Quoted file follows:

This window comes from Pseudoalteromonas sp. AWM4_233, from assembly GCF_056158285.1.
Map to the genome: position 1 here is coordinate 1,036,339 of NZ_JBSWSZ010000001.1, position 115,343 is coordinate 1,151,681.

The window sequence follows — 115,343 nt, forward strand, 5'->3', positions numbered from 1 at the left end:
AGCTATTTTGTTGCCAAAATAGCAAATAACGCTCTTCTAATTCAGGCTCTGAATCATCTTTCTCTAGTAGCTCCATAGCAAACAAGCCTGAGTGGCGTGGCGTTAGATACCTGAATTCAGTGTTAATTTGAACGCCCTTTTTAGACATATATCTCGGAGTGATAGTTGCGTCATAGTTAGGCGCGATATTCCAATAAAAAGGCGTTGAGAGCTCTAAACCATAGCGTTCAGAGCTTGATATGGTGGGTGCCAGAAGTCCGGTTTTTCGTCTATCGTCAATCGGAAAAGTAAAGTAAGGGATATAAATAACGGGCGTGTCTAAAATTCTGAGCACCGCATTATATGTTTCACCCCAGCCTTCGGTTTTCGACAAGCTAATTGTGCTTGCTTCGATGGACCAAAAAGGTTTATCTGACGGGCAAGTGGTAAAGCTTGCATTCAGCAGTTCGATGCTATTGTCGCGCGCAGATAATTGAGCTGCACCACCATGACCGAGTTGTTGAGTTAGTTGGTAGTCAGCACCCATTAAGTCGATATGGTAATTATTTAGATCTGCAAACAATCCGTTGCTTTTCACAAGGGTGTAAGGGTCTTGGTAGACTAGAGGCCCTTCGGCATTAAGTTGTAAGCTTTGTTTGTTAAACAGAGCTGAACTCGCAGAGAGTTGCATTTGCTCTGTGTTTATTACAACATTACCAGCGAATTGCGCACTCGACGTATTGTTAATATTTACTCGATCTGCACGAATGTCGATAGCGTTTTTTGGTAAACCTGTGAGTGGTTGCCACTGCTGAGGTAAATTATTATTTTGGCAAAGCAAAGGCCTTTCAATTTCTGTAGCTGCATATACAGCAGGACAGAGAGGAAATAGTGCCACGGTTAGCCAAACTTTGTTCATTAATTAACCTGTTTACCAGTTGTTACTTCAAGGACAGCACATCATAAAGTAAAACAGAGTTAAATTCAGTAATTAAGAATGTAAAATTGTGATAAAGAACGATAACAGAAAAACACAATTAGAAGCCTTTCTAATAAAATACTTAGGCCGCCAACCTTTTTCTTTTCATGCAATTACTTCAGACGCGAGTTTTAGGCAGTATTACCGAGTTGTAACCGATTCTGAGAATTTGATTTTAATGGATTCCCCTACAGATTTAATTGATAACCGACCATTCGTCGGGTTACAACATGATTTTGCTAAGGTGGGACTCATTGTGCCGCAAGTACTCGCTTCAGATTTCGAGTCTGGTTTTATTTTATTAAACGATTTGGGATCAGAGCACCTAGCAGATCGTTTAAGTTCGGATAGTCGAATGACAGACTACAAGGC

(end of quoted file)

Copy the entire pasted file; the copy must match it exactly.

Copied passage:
This window comes from Pseudoalteromonas sp. AWM4_233, from assembly GCF_056158285.1.
Map to the genome: position 1 here is coordinate 1,036,339 of NZ_JBSWSZ010000001.1, position 115,343 is coordinate 1,151,681.

The window sequence follows — 115,343 nt, forward strand, 5'->3', positions numbered from 1 at the left end:
AGCTATTTTGTTGCCAAAATAGCAAATAACGCTCTTCTAATTCAGGCTCTGAATCATCTTTCTCTAGTAGCTCCATAGCAAACAAGCCTGAGTGGCGTGGCGTTAGATACCTGAATTCAGTGTTAATTTGAACGCCCTTTTTAGACATATATCTCGGAGTGATAGTTGCGTCATAGTTAGGCGCGATATTCCAATAAAAAGGCGTTGAGAGCTCTAAACCATAGCGTTCAGAGCTTGATATGGTGGGTGCCAGAAGTCCGGTTTTTCGTCTATCGTCAATCGGAAAAGTAAAGTAAGGGATATAAATAACGGGCGTGTCTAAAATTCTGAGCACCGCATTATATGTTTCACCCCAGCCTTCGGTTTTCGACAAGCTAATTGTGCTTGCTTCGATGGACCAAAAAGGTTTATCTGACGGGCAAGTGGTAAAGCTTGCATTCAGCAGTTCGATGCTATTGTCGCGCGCAGATAATTGAGCTGCACCACCATGACCGAGTTGTTGAGTTAGTTGGTAGTCAGCACCCATTAAGTCGATATGGTAATTATTTAGATCTGCAAACAATCCGTTGCTTTTCACAAGGGTGTAAGGGTCTTGGTAGACTAGAGGCCCTTCGGCATTAAGTTGTAAGCTTTGTTTGTTAAACAGAGCTGAACTCGCAGAGAGTTGCATTTGCTCTGTGTTTATTACAACATTACCAGCGAATTGCGCACTCGACGTATTGTTAATATTTACTCGATCTGCACGAATGTCGATAGCGTTTTTTGGTAAACCTGTGAGTGGTTGCCACTGCTGAGGTAAATTATTATTTTGGCAAAGCAAAGGCCTTTCAATTTCTGTAGCTGCATATACAGCAGGACAGAGAGGAAATAGTGCCACGGTTAGCCAAACTTTGTTCATTAATTAACCTGTTTACCAGTTGTTACTTCAAGGACAGCACATCATAAAGTAAAACAGAGTTAAATTCAGTAATTAAGAATGTAAAATTGTGATAAAGAACGATAACAGAAAAACACAATTAGAAGCCTTTCTAATAAAATACTTAGGCCGCCAACCTTTTTCTTTTCATGCAATTACTTCAGACGCGAGTTTTAGGCAGTATTACCGAGTTGTAACCGATTCTGAGAATTTGATTTTAATGGATTCCCCTACAGATTTAATTGATAACCGACCATTCGTCGGGTTACAACATGATTTTGCTAAGGTGGGACTCATTGTGCCGCAAGTACTCGCTTCAGATTTCGAGTCTGGTTTTATTTTATTAAACGATTTGGGATCAGAGCACCTAGCAGATCGTTTAAGTTCGGATAGTCGAATGACAGACTACAAGGC